But that can be complicated and challenging. What if we don’t like who we are? What if we don’t know who we are?

The pressure to be perfect has never been more intense. In his 2015 bestseller Sapiens: A Brief History of Humankind, Yuval Noah Harari wrote, “If you are a teenager today, you are a lot more likely to feel inadequate. … Even if the other guys at school are an ugly lot, you don’t measure yourself against them, but against the movie stars, athletes, and supermodels you see all day on television, Facebook and giant billboards.”

Social media allows us to craft, edit, filter and recraft ourselves so that we can come closer to this ideal. We can even consult friends before we reply to a text or post a photo, giving us the ability to depict the (airbrushed) story we wish to tell. But allowing real-time spontaneity to eventually and inevitably reveal who we really are can feel risky and terrifying.

Brené Brown boils this down to a deep aversion to vulnerability. Because we are social animals, we need to feel connected and a sense of belonging in order to survive. “Connection is why we’re here,” Brown said in her 2010 TED Talk. “It’s what gives purpose and meaning to our lives.”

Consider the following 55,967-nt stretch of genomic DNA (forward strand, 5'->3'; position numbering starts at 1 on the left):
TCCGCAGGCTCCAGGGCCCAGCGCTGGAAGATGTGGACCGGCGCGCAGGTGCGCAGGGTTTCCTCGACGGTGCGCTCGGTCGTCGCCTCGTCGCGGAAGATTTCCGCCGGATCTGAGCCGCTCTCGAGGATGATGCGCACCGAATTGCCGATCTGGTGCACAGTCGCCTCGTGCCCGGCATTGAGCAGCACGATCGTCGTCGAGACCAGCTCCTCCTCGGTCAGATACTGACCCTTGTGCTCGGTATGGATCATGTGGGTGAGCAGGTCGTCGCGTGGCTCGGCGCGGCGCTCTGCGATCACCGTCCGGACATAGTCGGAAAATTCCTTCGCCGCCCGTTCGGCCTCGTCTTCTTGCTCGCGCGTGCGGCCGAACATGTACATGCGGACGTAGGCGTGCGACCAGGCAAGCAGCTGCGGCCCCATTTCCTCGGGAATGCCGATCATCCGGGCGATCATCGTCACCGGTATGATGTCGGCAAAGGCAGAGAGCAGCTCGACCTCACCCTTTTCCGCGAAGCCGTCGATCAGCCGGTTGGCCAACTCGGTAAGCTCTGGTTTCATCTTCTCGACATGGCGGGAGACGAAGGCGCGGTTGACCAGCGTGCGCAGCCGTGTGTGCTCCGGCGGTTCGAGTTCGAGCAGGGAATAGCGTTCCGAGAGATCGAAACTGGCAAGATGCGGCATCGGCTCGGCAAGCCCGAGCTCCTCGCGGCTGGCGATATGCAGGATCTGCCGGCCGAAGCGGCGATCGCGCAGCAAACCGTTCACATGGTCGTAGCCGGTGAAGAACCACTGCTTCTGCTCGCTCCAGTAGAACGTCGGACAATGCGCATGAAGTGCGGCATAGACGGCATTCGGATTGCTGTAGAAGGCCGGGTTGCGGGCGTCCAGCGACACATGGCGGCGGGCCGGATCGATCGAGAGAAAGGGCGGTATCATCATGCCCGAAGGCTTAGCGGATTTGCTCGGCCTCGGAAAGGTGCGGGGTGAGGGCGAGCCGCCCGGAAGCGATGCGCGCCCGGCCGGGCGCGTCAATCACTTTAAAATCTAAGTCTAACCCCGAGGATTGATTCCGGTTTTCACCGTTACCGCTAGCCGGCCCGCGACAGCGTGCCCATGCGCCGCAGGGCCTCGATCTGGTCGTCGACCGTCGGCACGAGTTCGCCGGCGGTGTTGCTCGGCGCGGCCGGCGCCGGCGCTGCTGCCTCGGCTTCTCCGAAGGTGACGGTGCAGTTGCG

And it is the fear of disconnection, Brown asserts, that often makes us feel the most challenging feelings, like vulnerability and shame.

 

A downward spiral of loneliness

The memes I have observed and collected are popular because they send the message that putting ourselves out there is not worth the risk. No one else is going out; why should you? Why let yourself feel judged, offended or not good enough?

But “for connection to happen,” Brown continues, “we have to allow ourselves to be seen. Really seen. …When we numb vulnerability, we numb joy, gratitude, happiness.” We must accept who we are and embrace vulnerability. People who are most connected, Brown found, “were willing to let go of who they thought they should be in order to be who they were. You have to do that for connection.”

The concern that has nagged me over the past year is that these memes openly reject this kind of self-exposure and authenticity, essentially instructing us to give in to our fear of vulnerability. This not only prevents others from knowing us, it prevents us from knowing ourselves. We get stuck, therefore, in a developmental stage that looks and feels a lot like adolescence — afraid of judgment, lacking self-confidence and without a sense of true belonging.